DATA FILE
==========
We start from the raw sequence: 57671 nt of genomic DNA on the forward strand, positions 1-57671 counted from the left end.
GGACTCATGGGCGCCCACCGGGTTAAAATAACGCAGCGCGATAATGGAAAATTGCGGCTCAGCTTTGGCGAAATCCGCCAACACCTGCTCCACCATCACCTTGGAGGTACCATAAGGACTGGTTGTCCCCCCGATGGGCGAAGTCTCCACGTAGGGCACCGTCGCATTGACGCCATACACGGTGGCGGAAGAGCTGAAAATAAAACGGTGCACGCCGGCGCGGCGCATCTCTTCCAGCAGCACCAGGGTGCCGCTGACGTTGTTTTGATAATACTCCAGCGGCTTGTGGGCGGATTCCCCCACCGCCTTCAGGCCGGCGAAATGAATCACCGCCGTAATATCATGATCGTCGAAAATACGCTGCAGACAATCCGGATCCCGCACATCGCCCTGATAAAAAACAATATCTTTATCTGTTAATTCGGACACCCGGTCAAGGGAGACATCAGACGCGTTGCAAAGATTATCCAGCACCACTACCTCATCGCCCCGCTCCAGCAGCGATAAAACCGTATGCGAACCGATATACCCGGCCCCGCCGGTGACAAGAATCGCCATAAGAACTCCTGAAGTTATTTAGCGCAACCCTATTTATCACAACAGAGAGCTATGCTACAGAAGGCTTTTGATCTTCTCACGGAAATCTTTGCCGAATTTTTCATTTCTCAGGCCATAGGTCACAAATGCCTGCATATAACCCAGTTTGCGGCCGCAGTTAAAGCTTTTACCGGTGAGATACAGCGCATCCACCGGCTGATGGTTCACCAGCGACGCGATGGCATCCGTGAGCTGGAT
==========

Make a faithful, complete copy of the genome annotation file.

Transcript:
We start from the raw sequence: 57671 nt of genomic DNA on the forward strand, positions 1-57671 counted from the left end.
GGACTCATGGGCGCCCACCGGGTTAAAATAACGCAGCGCGATAATGGAAAATTGCGGCTCAGCTTTGGCGAAATCCGCCAACACCTGCTCCACCATCACCTTGGAGGTACCATAAGGACTGGTTGTCCCCCCGATGGGCGAAGTCTCCACGTAGGGCACCGTCGCATTGACGCCATACACGGTGGCGGAAGAGCTGAAAATAAAACGGTGCACGCCGGCGCGGCGCATCTCTTCCAGCAGCACCAGGGTGCCGCTGACGTTGTTTTGATAATACTCCAGCGGCTTGTGGGCGGATTCCCCCACCGCCTTCAGGCCGGCGAAATGAATCACCGCCGTAATATCATGATCGTCGAAAATACGCTGCAGACAATCCGGATCCCGCACATCGCCCTGATAAAAAACAATATCTTTATCTGTTAATTCGGACACCCGGTCAAGGGAGACATCAGACGCGTTGCAAAGATTATCCAGCACCACTACCTCATCGCCCCGCTCCAGCAGCGATAAAACCGTATGCGAACCGATATACCCGGCCCCGCCGGTGACAAGAATCGCCATAAGAACTCCTGAAGTTATTTAGCGCAACCCTATTTATCACAACAGAGAGCTATGCTACAGAAGGCTTTTGATCTTCTCACGGAAATCTTTGCCGAATTTTTCATTTCTCAGGCCATAGGTCACAAATGCCTGCATATAACCCAGTTTGCGGCCGCAGTTAAAGCTTTTACCGGTGAGATACAGCGCATCCACCGGCTGATGGTTCACCAGCGACGCGATGGCATCCGTGAGCTGGAT